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The Woman Who Sang to the Sea Pets: A story told by Jut-ke-Nau Hazel Wilson

Leading up to the National Day for Truth and Reconciliation on September 30, Figure 1 is sharing excerpts, quotes and stories from select Indigenous Art + Culture titles. This story by Jut-ke-Nau Hazel Wilson is excerpted from Glory and Exile: Haida History—Robes of Jut-ke-Nay Hazel Wilson.

At one time my people were close friends with some sea pets there were at one time three that showed themselves to our people.

When the moon was full and all was quiet. A woman would climb to the highest ridge in Naden Harbour there she would spent the night and at sunrise she would don several layers of clothing for it was very cold there. As the sun rose she would start to sing in a soprano voice when she sang the sea pets appeared she sang till she could sing no more as she sang the sea pets would swim around for they delight with her voice. After that performance the sea pets went to work they would scare the crabs into Naden for the people the last time this was done only two sea pets appeared.

They moved to Uttewas there was not many left.* My people from all over the Island moved to Uttewas it is said only 26–30 people survived the epidemic that swept the Island. My people are not in Naden anymore but the sea pets still appear once in a while it is said turn your radio on at dawn play some opera music, they will appear don’t be afraid they come to delight for the music and sent crabs into the harbour. The sea pets do not harm people even you.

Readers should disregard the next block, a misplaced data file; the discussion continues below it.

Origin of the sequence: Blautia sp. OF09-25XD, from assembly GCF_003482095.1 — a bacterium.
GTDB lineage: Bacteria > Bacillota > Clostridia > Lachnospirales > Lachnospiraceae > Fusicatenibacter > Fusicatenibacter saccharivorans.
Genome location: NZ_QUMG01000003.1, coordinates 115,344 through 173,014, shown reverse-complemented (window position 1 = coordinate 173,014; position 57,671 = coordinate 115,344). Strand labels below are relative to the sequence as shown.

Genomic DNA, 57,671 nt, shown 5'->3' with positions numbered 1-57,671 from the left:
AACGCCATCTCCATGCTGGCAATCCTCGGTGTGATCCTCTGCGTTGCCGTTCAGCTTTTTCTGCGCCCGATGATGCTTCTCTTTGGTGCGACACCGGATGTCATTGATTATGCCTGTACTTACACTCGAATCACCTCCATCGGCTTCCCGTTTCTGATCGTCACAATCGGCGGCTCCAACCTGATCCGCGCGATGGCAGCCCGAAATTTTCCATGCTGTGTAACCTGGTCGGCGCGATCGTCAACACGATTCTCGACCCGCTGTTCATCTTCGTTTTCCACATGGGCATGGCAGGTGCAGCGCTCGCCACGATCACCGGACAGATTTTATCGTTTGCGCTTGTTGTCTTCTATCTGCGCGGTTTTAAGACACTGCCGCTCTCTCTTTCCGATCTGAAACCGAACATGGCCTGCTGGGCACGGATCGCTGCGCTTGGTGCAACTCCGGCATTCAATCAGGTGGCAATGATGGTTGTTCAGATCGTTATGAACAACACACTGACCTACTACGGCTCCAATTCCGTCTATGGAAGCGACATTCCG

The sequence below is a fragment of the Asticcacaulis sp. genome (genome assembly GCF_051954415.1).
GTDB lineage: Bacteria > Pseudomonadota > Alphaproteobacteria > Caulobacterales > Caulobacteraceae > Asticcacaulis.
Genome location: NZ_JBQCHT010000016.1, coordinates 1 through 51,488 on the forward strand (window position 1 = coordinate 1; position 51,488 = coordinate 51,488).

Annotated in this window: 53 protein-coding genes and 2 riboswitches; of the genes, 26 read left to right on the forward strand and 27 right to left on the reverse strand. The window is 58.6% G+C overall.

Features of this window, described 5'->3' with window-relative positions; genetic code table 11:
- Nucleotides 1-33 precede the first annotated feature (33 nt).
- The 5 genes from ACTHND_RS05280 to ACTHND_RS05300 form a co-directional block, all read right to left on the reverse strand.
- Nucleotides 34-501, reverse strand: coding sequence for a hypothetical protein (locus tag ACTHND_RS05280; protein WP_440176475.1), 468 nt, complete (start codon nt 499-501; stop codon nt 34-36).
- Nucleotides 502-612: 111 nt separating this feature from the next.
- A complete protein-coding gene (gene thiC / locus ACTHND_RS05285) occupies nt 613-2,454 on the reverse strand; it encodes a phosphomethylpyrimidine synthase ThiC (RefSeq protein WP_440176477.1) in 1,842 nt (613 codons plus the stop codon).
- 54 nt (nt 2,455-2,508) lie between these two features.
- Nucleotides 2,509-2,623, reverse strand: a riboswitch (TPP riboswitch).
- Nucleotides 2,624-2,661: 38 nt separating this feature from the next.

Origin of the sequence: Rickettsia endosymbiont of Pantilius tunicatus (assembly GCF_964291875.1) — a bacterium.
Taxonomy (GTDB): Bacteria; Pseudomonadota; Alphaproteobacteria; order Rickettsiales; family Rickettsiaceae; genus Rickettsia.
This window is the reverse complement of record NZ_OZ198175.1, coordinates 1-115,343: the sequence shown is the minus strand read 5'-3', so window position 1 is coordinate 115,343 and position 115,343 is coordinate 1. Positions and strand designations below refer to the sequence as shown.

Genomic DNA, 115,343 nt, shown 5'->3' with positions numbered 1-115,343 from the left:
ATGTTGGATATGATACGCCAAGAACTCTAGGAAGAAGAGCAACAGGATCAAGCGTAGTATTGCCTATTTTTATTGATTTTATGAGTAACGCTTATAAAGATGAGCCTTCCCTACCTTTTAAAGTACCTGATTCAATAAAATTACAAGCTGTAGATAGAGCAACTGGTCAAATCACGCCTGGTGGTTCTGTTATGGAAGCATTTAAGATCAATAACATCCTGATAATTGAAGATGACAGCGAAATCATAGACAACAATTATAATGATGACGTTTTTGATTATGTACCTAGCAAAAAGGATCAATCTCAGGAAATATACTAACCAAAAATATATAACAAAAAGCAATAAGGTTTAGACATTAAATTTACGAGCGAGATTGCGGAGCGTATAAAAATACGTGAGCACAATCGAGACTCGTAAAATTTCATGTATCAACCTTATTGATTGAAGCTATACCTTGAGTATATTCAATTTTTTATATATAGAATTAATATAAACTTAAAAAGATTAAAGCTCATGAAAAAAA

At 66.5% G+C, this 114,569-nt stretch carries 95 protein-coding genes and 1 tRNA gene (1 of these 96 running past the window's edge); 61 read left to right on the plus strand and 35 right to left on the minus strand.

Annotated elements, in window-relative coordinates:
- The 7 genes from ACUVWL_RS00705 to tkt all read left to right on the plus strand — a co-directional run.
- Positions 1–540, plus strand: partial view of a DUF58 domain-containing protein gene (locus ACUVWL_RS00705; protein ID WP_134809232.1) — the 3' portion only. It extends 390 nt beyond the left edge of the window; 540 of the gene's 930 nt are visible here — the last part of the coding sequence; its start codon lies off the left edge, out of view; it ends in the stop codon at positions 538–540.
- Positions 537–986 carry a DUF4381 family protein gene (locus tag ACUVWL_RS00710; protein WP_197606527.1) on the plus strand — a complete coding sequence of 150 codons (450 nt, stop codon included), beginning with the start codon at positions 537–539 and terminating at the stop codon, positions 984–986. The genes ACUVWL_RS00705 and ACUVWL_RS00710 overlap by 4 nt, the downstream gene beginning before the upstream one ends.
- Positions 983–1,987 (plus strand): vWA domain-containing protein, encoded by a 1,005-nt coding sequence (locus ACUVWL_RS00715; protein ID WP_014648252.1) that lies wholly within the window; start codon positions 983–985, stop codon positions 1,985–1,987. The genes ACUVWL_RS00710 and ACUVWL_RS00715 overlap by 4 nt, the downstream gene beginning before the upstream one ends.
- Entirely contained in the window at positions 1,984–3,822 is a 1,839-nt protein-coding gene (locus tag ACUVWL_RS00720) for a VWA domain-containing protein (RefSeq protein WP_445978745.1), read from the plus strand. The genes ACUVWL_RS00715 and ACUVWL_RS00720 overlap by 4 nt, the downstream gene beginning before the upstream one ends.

The Woman Who Sang to the Sea Pets 2006 • Melton cloth with acrylic paint, fabric, leather, plastic buttons, thread • 135 × 153 cm


Actions you can take this week and on the National Day for Truth and Reconciliation:

  • Join daily lunch and learns hosted by the National Centre for Truth and Reconciliation
  • Attend a National Day for Truth and Reconciliation event near you
  • Buy from an Indigenous artist, give an Indigenous-led podcast a listen or check out new music by Indigenous artists
  • Read a book by an Indigenous author
  • Make a donation to the Indian Residential School Survivors Society
  • Sign up for a free course such as Indigenous Canada at the University of Albert

Figure 1 Publishing is located in the traditional, unceded territory of the xʷməθkʷəy̓əm (Musqueam), Sḵwx̱wú7mesh (Squamish) and səl̓ilw̓ətaʔɬ (Tsleil-Waututh) peoples. We recognize that British Columbia and Canada were created through organized dispossession and colonial violence, and we commit to work responsibly and constructively with Indigenous authors and contributors to help create a vital present and future for Indigenous and non-Indigenous communities living on these lands.

September 29, 2023
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